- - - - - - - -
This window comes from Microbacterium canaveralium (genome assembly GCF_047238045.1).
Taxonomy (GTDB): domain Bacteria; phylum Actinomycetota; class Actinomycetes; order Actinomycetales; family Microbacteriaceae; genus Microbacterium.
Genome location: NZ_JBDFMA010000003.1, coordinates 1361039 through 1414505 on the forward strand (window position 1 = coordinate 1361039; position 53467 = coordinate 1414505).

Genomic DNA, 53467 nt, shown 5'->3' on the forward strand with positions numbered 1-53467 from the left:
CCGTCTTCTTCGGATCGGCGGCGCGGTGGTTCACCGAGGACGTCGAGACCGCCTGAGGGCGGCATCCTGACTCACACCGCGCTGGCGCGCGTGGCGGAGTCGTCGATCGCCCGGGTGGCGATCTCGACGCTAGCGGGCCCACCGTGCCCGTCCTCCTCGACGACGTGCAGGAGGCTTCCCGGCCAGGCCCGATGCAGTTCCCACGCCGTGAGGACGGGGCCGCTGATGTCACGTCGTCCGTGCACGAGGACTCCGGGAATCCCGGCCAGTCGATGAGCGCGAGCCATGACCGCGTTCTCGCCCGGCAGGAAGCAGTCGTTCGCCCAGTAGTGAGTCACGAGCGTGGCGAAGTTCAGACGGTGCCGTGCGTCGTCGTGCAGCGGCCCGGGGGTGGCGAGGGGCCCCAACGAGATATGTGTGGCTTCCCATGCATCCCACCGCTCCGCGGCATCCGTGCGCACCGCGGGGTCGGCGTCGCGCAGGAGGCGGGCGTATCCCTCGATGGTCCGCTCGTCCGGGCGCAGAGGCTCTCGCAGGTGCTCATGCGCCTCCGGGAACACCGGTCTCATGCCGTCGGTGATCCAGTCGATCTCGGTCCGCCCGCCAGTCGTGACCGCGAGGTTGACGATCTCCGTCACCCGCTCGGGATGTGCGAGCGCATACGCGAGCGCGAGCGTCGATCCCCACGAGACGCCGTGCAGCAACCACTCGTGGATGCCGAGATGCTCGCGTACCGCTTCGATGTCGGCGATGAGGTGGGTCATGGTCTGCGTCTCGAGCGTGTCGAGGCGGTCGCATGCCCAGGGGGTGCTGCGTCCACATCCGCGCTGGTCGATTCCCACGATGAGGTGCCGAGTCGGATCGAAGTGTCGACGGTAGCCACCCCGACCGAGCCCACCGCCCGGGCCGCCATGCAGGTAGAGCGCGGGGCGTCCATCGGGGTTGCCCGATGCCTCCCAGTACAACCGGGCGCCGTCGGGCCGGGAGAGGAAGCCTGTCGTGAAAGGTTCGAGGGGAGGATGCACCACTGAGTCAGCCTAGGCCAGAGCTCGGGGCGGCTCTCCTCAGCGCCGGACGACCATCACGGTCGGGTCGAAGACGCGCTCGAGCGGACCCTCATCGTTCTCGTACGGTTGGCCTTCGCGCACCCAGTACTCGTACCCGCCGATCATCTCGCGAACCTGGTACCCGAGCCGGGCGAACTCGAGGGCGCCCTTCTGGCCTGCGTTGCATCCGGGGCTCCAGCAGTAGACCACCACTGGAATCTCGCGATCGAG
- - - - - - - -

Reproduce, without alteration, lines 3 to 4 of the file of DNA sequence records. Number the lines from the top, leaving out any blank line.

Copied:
Genome location: NZ_JBDFMA010000003.1, coordinates 1361039 through 1414505 on the forward strand (window position 1 = coordinate 1361039; position 53467 = coordinate 1414505).

Genomic DNA, 53467 nt, shown 5'->3' on the forward strand with positions numbered 1-53467 from the left: